For Denise Burgess, the biggest challenge in running her construction-management firm isn't worrying about tax reform or what's ahead with the Affordable Care Act. It's simply finding the right people to do the job.
Burgess is president and CEO of Denver-based Burgess Services, a second-generation family-owned business that has been around for 42 years working on commercial projects. Typically, Burgess employs between 12 and 15 workers, but with subcontractors the company employs upward of 100 workers at one time, depending on the size of the project.
That's when things get complicated: With the recession having forced so many skilled laborers to leave the industry, finding the right people for the job has become a major challenge. According to the first-ever CNBC/SurveyMonkey Small Business Survey in June, jobs and the economy was the No. 1 issue for 33 percent of the 2030 businesses surveyed.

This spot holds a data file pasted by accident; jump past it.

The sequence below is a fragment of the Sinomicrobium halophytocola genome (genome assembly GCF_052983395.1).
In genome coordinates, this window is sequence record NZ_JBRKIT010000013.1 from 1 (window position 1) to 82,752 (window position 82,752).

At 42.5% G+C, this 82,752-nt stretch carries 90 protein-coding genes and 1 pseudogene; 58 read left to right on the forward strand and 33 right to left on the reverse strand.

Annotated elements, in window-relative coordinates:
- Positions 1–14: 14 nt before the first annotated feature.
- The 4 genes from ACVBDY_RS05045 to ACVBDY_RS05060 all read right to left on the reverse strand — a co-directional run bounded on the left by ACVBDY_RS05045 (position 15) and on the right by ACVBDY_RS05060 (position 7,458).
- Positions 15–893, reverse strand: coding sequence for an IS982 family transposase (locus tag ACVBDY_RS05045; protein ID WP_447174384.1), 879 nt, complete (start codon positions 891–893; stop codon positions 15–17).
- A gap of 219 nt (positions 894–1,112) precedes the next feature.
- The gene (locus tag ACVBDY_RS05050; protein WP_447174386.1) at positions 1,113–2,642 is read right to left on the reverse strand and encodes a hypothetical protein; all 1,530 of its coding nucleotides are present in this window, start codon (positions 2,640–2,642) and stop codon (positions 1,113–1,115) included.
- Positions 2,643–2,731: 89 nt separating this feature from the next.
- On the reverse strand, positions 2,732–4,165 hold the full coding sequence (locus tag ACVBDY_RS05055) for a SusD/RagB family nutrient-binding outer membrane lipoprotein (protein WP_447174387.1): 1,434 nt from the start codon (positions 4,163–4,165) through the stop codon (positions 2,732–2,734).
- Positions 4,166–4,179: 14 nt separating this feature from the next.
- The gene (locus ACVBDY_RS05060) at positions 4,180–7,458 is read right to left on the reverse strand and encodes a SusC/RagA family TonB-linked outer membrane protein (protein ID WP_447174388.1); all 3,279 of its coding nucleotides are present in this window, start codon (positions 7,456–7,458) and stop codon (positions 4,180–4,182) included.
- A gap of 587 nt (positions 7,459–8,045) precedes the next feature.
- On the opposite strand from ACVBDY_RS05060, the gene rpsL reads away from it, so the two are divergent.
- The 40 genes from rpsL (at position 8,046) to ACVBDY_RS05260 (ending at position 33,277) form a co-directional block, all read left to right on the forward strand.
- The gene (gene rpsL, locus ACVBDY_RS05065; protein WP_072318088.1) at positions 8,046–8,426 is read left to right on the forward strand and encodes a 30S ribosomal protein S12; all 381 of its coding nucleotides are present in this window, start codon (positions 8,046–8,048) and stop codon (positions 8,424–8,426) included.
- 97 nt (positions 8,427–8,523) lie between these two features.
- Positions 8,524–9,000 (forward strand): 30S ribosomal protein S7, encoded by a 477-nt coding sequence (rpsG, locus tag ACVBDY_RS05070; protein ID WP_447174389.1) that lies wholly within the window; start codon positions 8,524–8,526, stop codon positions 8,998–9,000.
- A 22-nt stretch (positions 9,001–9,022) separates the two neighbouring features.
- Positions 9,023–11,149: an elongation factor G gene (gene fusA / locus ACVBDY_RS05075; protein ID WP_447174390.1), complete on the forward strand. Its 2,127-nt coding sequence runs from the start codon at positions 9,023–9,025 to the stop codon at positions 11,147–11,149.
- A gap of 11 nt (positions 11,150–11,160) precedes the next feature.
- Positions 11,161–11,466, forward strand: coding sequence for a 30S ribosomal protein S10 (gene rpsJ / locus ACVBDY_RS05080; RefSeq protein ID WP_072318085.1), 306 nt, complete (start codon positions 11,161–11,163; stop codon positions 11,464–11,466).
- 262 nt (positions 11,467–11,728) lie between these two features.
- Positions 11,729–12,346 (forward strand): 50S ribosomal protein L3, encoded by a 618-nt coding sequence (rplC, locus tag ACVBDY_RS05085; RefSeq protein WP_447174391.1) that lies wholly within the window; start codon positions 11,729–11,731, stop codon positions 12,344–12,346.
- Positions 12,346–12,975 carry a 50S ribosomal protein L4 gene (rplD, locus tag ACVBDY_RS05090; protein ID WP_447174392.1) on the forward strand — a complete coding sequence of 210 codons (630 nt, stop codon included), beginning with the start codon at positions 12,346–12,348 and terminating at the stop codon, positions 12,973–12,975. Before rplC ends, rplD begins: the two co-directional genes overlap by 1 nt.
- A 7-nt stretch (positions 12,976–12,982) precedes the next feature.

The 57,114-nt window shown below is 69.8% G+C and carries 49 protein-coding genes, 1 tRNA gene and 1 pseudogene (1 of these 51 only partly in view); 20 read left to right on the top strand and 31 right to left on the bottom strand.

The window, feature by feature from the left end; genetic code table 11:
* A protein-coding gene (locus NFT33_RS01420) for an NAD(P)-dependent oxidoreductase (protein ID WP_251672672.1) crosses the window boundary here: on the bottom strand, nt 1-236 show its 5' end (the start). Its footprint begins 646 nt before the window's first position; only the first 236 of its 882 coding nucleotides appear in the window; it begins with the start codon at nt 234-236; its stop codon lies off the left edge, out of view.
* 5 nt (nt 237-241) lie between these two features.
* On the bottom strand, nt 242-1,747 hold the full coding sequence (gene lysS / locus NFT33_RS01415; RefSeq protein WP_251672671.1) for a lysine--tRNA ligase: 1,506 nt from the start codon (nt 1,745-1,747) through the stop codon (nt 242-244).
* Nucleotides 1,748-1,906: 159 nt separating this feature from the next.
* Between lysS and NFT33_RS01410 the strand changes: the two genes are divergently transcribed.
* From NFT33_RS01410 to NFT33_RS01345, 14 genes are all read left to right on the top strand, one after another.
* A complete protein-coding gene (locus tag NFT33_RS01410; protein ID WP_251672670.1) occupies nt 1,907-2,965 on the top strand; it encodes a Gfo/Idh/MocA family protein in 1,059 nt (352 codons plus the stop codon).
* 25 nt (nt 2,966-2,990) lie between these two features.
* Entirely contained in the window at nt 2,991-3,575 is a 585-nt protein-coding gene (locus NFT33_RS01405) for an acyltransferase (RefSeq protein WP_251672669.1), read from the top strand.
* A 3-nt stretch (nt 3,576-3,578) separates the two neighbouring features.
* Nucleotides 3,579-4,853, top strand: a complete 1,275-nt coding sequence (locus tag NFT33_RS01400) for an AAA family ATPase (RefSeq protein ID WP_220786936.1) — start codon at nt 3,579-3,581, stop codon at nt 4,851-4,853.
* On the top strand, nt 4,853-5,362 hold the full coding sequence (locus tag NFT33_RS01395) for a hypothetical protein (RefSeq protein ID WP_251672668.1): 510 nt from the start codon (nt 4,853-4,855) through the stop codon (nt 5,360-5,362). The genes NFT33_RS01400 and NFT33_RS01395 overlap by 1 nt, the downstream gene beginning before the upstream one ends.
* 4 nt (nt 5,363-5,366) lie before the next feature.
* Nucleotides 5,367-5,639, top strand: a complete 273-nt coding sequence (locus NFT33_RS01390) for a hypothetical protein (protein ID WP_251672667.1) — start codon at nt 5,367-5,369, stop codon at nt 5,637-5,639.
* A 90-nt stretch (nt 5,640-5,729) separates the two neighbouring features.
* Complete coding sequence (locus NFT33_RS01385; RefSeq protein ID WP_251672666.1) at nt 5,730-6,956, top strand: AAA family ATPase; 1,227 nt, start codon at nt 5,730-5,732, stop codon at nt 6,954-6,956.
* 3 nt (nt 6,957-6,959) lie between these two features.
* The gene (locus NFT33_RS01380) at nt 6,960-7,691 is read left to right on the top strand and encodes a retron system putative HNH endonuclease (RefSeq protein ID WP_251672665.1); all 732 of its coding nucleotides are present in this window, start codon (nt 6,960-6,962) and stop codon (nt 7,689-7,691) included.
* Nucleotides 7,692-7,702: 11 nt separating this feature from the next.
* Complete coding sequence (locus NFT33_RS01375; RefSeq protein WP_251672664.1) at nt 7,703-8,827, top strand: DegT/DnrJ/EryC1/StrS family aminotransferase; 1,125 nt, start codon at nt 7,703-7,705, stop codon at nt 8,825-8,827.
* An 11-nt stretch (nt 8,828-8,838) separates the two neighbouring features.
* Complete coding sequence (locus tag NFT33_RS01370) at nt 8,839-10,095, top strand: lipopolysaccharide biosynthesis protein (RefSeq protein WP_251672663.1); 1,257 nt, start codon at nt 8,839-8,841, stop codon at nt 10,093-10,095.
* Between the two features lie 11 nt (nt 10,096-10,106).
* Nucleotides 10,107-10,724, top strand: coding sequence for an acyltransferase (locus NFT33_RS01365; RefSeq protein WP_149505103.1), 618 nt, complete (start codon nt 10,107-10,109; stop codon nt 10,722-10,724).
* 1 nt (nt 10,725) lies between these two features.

"They're younger, not as trained, not as seasoned," Burgess said. "Construction is also a career path that's not as glamorous as Silicon Valley software — it's not Facebook. It's something where you're going to work hard, but you'll also get paid really well. It's a hard sell, but not an impossible sell."
Across the country, finding skilled labor is becoming an increasingly large concern for small businesses like Burgess', and even more of a challenge in cities like Denver, where the labor market is tight, with unemployment at 2.3 percent. According to the National Federation of Independent Business in its monthly read on Main Street sentiment, finding skilled labor ranked a top-three issue in June, behind government regulations and taxes.
Small-business advocacy groups, like the nonpartisan National Small Business Association, also see skilled labor becoming a more frequent concern among its membership. A recent survey from the group found that 76 percent of small businesses are doing on-site training for specific positions — a positive economic signal that small companies are looking to hire and potentially expand.
"Worker shortages are moving up on our list of priorities," said Todd McCracken, president of the NSBA. "It's one of the top concerns among small companies now, as it was before the financial crisis. It's really good news that companies are beginning to hire, but it is a real struggle for them."